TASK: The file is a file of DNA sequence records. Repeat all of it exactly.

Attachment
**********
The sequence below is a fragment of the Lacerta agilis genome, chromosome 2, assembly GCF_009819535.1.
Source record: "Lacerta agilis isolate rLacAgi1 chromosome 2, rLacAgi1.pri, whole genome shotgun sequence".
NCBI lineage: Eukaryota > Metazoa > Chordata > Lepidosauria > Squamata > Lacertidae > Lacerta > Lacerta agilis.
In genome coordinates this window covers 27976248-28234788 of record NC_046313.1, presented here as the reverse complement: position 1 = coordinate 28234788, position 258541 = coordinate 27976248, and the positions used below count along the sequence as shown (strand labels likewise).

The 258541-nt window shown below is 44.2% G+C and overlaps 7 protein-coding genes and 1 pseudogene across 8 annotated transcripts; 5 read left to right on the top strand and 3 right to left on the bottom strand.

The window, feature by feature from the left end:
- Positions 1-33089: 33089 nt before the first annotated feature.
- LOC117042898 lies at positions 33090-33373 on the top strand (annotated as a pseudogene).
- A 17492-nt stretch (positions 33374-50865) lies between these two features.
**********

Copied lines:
The sequence below is a fragment of the Lacerta agilis genome, chromosome 2, assembly GCF_009819535.1.
Source record: "Lacerta agilis isolate rLacAgi1 chromosome 2, rLacAgi1.pri, whole genome shotgun sequence".
NCBI lineage: Eukaryota > Metazoa > Chordata > Lepidosauria > Squamata > Lacertidae > Lacerta > Lacerta agilis.
In genome coordinates this window covers 27976248-28234788 of record NC_046313.1, presented here as the reverse complement: position 1 = coordinate 28234788, position 258541 = coordinate 27976248, and the positions used below count along the sequence as shown (strand labels likewise).

The 258541-nt window shown below is 44.2% G+C and overlaps 7 protein-coding genes and 1 pseudogene across 8 annotated transcripts; 5 read left to right on the top strand and 3 right to left on the bottom strand.

The window, feature by feature from the left end:
- Positions 1-33089: 33089 nt before the first annotated feature.
- LOC117042898 lies at positions 33090-33373 on the top strand (annotated as a pseudogene).
- A 17492-nt stretch (positions 33374-50865) lies between these two features.